Elsewhere, the dialogue is like wandering accidentally into a Berlitz lesson for a rare language. “How is it you happen to have the sword of Rippenhall [sic?]?” The pace is slow – even, surely, for addicts – except when things whoosh into life a little with the special effects, which include power toilets designed to vortex undesirable people to the nether regions. (Don’t give Ryanair ideas.) Stuart Craig’s production design, including his black-tiled, gold-trimmed enormity of an underworld, is still the saga’s classiest asset.
Patrick Keiller’s Robinson in Ruins (), a pastoral/sociological/historical documentary from the British director of London and Robinson in Space, also tries your patience. Towards the end of my notes, taken during a first viewing, I wrote: “These combine harvesters have finally done for me.” There is a shot of machinery crossing and recrossing a field that lasts for 10 minutes – in movie time close to eternity – and there is a similar-length shot of a thistle hovered on, without commentary, by a butterfly.
Even so, Keiller casts a spell. His “psychogeographical” methods unearth secrets about Britain not merely physical but spiritual, cultural, economic. Retracing the paths and diaries of his fictive double “Robinson”, an intellectual Crusoe prone to casting himself adrift from the law, even possibly from life (might he be dead?), the film-maker finds grim or apocalyptic secrets everywhere: from Hampton Gay manor house – with its one-time view of a historic rail crash – to the fields of Harrowdown Hill, where weapons expert David Kelly killed himself. Or did he … ?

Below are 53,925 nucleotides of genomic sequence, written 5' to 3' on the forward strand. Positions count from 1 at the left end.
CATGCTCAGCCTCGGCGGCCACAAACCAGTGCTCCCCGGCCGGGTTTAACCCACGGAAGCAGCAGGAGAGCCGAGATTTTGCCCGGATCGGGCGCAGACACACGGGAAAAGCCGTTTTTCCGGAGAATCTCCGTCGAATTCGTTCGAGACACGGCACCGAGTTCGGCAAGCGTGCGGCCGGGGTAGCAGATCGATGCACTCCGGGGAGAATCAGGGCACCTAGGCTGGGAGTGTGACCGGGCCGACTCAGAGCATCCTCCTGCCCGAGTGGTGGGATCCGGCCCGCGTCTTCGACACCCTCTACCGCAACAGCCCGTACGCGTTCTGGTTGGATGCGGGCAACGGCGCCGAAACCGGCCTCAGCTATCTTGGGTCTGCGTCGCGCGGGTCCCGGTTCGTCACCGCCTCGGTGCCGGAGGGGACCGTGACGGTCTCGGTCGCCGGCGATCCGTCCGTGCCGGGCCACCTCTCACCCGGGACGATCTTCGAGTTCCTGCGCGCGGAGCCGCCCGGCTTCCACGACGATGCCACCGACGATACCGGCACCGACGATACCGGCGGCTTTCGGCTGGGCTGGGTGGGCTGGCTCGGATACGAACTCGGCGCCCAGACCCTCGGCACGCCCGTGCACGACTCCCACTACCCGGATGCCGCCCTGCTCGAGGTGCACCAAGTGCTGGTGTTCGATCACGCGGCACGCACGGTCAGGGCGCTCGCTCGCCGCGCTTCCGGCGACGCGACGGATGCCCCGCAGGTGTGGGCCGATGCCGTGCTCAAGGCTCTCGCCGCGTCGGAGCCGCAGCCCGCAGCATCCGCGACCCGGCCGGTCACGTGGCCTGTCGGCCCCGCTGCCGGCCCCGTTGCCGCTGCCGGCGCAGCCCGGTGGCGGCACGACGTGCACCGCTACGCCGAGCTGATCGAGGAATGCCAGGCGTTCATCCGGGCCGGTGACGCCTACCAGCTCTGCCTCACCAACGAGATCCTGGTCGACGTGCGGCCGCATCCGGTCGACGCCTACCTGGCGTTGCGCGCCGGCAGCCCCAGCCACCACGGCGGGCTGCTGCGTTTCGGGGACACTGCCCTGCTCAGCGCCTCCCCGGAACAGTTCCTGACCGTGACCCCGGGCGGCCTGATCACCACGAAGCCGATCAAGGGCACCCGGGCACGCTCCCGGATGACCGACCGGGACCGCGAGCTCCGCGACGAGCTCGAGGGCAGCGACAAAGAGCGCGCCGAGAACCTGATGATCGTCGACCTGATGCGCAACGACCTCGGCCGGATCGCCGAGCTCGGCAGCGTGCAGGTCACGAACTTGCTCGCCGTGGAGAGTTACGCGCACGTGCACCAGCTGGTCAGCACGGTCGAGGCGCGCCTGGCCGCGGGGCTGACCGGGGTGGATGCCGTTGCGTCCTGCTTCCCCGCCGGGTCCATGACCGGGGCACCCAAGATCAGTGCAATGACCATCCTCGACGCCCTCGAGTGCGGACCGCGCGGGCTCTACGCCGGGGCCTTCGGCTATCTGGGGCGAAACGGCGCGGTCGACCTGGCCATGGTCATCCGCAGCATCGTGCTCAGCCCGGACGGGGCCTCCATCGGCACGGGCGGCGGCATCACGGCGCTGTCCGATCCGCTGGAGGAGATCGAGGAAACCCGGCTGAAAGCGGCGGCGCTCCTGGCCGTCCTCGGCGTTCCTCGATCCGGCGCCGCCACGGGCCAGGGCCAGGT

The close scrutiny is obsessive. At times it seems a little mad. Paul Scofield, an earlier Keiller overvoice, caught the gnomic wackiness better than this film’s narrator, Vanessa Redgrave. Irony is not a strong arrow in her quiver. But you forgive a lot here, perhaps everything, for moments like the recurring close-up of a road sign magically, beautifully encrusted with lichen. Yes, time and history do crawl over everything, and finally colonise it, with their subtly infinite forensic clues.
A Manx-Spanish co-production of an animated feature about a star-crossed romance set in the heyday of Cuban and American jazz: why not? That’s Chico & Rita (), a bustling, melodic charmer from Spanish co-directors Fernando Trueba (one-time Best Foreign Film Oscar winner with Belle Époque) and Javier Mariscal (artist and designer).
The swirly, stylish, serio-humorous draughtsmanship – Hispanic art deco meets Belleville Rendezvous – conjures magical streetscapes from Havana to Manhattan. The music is a splurge of euphony, featuring re-recorded classics from Woody Herman, Dizzy Gillespie and Charlie Parker (all seen in animated cameos). The romance at the story’s centre is more hand-me-down. A Star Is Born meets New York, New York as two Afro-Cuban musicians – she a beautiful crooner, he an ambitious pianist – struggle to synchronise their ascents to fame. Will love triumph even so? Can it survive Castro’s takeover of the Caribbean “playground of the rich”?
I liked the drawing. I liked the music. I liked the sassy dialogue: “I’d kiss the ground you walk on if you lived in a clean neighbourhood.” Only the love affair, maybe, should have gone back to the drawing-board.